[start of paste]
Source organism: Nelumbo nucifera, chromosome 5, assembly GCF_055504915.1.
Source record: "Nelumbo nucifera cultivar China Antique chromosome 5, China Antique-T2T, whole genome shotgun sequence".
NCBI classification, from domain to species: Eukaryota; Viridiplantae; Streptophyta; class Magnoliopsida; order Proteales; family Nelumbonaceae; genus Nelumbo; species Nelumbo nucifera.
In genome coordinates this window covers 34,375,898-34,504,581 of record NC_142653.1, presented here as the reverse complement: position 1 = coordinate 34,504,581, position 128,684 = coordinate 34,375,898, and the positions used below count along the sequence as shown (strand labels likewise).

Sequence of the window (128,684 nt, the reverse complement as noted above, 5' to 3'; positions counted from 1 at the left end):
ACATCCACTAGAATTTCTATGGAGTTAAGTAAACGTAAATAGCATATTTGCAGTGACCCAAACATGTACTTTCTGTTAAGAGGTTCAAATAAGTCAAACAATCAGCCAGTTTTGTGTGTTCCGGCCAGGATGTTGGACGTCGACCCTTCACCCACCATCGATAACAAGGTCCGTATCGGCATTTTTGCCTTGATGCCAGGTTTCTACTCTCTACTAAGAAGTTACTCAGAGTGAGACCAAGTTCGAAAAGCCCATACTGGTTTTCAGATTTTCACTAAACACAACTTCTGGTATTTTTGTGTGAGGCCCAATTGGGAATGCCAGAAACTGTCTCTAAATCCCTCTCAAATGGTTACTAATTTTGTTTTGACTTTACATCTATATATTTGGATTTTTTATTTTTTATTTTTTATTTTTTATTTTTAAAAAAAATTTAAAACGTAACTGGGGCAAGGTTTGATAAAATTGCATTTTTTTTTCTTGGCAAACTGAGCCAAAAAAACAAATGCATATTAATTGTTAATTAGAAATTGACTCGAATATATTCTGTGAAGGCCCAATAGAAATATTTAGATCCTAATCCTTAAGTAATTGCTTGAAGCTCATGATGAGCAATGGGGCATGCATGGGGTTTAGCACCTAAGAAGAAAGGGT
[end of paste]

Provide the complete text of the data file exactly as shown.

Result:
Source organism: Nelumbo nucifera, chromosome 5, assembly GCF_055504915.1.
Source record: "Nelumbo nucifera cultivar China Antique chromosome 5, China Antique-T2T, whole genome shotgun sequence".
NCBI classification, from domain to species: Eukaryota; Viridiplantae; Streptophyta; class Magnoliopsida; order Proteales; family Nelumbonaceae; genus Nelumbo; species Nelumbo nucifera.
In genome coordinates this window covers 34,375,898-34,504,581 of record NC_142653.1, presented here as the reverse complement: position 1 = coordinate 34,504,581, position 128,684 = coordinate 34,375,898, and the positions used below count along the sequence as shown (strand labels likewise).

Sequence of the window (128,684 nt, the reverse complement as noted above, 5' to 3'; positions counted from 1 at the left end):
ACATCCACTAGAATTTCTATGGAGTTAAGTAAACGTAAATAGCATATTTGCAGTGACCCAAACATGTACTTTCTGTTAAGAGGTTCAAATAAGTCAAACAATCAGCCAGTTTTGTGTGTTCCGGCCAGGATGTTGGACGTCGACCCTTCACCCACCATCGATAACAAGGTCCGTATCGGCATTTTTGCCTTGATGCCAGGTTTCTACTCTCTACTAAGAAGTTACTCAGAGTGAGACCAAGTTCGAAAAGCCCATACTGGTTTTCAGATTTTCACTAAACACAACTTCTGGTATTTTTGTGTGAGGCCCAATTGGGAATGCCAGAAACTGTCTCTAAATCCCTCTCAAATGGTTACTAATTTTGTTTTGACTTTACATCTATATATTTGGATTTTTTATTTTTTATTTTTTATTTTTTATTTTTAAAAAAAATTTAAAACGTAACTGGGGCAAGGTTTGATAAAATTGCATTTTTTTTTCTTGGCAAACTGAGCCAAAAAAACAAATGCATATTAATTGTTAATTAGAAATTGACTCGAATATATTCTGTGAAGGCCCAATAGAAATATTTAGATCCTAATCCTTAAGTAATTGCTTGAAGCTCATGATGAGCAATGGGGCATGCATGGGGTTTAGCACCTAAGAAGAAAGGGT